Eight Questions on the FAA Shutdown, Answered

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(Photo (cc) by Flickr user Liber)

Here at TN we've been covering the FAA shutdown extensively. You can catch up on our detailed reporting by clicking on the the links throughout this post. Or, scroll down for our recap of all the basic issues summarized in eight straightforward questions.

Wait, air traffic controllers aren’t working?

Air traffic controllers are still on the job, and no safety functions have been halted.  But that doesn’t mean air traffic controllers aren’t feeling the effects of the partial shutdown. Example:  the break room at New York LaGuardia’s airport is being rehabbed, and that work has ground to a halt. So the workers are “resting” in an office.

So, what else does the FAA do? Do we even need the FAA?

The FAA oversees construction projects at airports, collects taxes on airline tickets, and inspects airports.  It also develops new technology and ensures airports can accommodate new airplane models. None of the workers who do these things are collecting paychecks.

Rewind that tape.  Airports aren’t being inspected?

Airports are being inspected, because that work is considered critical to “life and property.”  But the 40 inspectors aren’t getting paid, and are responsible for their own government credit card bills, which, yes, include airplane tickets to airports around the country.

How many other workers are affected?

The US DOT says 4,000 workers have been furloughed, and that some 70,000 construction workers have been idled.

Will those workers eventually be paid?

For the federal workers, it would take an act of Congress. For the construction workers, that depends on their union.

So I’m saving money, now right?  Because I don’t have to pay taxes?

Nope.  Almost all the airlines have raised their ticket prices to make up the difference.    Meanwhile, the federal government is losing $30 million a day – an estimated $1 billion before this is settled.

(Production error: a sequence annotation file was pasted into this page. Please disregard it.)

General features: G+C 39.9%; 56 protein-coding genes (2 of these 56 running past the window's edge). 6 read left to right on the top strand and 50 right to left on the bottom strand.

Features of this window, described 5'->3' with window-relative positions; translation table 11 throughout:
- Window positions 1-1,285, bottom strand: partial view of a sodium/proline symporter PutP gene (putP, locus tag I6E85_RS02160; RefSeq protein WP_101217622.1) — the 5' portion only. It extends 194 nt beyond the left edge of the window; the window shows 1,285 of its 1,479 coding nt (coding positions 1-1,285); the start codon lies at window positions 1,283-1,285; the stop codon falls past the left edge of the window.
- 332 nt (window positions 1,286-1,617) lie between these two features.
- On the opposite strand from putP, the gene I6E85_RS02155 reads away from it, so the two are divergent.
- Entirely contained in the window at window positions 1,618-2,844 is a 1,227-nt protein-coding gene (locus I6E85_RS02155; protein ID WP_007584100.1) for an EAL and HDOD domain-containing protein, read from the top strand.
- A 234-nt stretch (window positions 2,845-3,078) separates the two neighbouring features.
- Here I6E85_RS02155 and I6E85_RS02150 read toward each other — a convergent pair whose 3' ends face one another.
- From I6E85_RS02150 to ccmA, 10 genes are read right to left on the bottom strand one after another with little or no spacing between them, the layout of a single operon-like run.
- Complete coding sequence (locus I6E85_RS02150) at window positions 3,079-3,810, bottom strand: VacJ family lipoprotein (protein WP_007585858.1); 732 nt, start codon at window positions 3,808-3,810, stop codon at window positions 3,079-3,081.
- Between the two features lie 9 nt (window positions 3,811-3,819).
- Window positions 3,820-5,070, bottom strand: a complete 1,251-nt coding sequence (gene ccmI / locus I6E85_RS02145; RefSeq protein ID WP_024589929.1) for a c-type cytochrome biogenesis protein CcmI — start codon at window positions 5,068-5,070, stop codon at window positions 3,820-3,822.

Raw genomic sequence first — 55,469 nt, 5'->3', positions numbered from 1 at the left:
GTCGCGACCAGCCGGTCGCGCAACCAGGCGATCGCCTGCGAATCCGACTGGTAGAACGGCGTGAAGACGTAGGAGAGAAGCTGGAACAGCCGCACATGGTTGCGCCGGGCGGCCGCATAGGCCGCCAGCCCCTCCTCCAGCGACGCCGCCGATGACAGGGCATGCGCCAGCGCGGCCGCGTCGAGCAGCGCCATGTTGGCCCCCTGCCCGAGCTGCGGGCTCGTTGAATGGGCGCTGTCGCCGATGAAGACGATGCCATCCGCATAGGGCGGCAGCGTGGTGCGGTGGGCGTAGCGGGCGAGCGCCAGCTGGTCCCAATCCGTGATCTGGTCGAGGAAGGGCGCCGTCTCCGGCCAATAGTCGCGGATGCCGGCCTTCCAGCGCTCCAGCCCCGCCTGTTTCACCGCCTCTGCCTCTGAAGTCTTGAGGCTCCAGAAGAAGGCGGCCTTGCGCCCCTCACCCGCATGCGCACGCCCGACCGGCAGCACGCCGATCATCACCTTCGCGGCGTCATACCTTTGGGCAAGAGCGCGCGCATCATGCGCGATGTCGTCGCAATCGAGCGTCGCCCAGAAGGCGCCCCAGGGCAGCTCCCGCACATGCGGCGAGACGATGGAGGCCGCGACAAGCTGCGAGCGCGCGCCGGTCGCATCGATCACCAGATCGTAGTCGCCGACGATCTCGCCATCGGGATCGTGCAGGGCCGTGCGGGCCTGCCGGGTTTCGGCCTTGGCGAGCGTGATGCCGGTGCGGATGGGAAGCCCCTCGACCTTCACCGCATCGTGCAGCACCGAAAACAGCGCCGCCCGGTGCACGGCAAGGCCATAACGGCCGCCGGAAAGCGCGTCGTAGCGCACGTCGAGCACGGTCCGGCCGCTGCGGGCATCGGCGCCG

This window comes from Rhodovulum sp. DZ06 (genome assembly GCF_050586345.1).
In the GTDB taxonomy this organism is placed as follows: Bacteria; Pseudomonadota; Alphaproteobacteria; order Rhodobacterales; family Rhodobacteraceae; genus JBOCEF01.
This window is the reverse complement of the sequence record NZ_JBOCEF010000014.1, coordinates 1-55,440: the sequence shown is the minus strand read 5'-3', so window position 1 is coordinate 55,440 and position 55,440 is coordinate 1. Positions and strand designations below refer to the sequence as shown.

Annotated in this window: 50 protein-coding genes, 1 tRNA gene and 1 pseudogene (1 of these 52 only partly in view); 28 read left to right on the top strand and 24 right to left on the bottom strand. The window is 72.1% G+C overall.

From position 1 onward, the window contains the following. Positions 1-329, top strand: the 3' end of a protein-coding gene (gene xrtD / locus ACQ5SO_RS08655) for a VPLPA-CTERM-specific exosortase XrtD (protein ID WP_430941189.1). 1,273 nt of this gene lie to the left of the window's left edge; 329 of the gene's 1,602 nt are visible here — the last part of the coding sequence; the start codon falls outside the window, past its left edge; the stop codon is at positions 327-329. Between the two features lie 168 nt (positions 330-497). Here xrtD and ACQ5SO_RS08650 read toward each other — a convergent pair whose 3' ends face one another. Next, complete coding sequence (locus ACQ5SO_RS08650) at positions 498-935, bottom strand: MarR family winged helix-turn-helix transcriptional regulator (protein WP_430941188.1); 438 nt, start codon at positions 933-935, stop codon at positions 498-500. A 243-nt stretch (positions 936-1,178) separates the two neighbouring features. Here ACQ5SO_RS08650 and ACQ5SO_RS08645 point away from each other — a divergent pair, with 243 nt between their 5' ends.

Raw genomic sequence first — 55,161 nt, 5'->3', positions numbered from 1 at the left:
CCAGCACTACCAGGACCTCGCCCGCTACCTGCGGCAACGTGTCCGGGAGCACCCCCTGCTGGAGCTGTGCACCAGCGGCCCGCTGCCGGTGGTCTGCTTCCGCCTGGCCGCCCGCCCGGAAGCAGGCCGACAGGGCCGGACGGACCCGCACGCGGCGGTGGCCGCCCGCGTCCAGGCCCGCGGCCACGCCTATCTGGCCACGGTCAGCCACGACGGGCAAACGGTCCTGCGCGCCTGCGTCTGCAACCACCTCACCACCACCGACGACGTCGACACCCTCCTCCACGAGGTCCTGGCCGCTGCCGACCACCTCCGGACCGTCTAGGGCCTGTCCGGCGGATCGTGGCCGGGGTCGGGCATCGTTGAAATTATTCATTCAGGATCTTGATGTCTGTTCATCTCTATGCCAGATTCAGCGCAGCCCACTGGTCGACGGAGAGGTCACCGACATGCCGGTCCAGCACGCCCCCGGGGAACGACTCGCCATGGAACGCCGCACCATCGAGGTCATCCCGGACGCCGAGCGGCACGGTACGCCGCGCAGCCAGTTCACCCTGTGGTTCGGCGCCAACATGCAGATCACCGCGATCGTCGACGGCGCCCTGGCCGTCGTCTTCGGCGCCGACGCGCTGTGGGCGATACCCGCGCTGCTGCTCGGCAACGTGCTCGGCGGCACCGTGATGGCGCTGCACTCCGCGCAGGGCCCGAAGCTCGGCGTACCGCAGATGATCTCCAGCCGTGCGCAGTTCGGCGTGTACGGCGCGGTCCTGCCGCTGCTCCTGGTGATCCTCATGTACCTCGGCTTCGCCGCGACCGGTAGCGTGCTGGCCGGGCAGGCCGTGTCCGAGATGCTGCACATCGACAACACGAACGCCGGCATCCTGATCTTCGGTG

Okay, now I’m interested.  Why did Congress shut down the FAA?

The FAA hasn’t actually been granted long-term funding since 2007.  Instead, Congress has voted 20 times to extend funding for the agency on a short-term basis, while a larger funding bill is hammered out.

Usually, that has meant just keeping everything as is.  But this time, the Republican-controlled House inserted a provision to eliminate subsidies for some rural airports in their extension. But the Democrats in the Senate wouldn’t agree to that, because they felt they would lose their leverage in another dispute, over how easy it should be for airline workers to unionize.   The House left for vacation without negotiating, and the Senate said: No dice.

By the way.  The total savings from the House-backed cut in rural air subsidies would have been $16 million, or about what the Treasury loses every 12 hours the FAA is shutdown.

When will all this be resolved?

President Obama says he wants it resolved by week’s end.  But it could stay unsettled until Congress returns to Washington.  Sometime after Labor Day.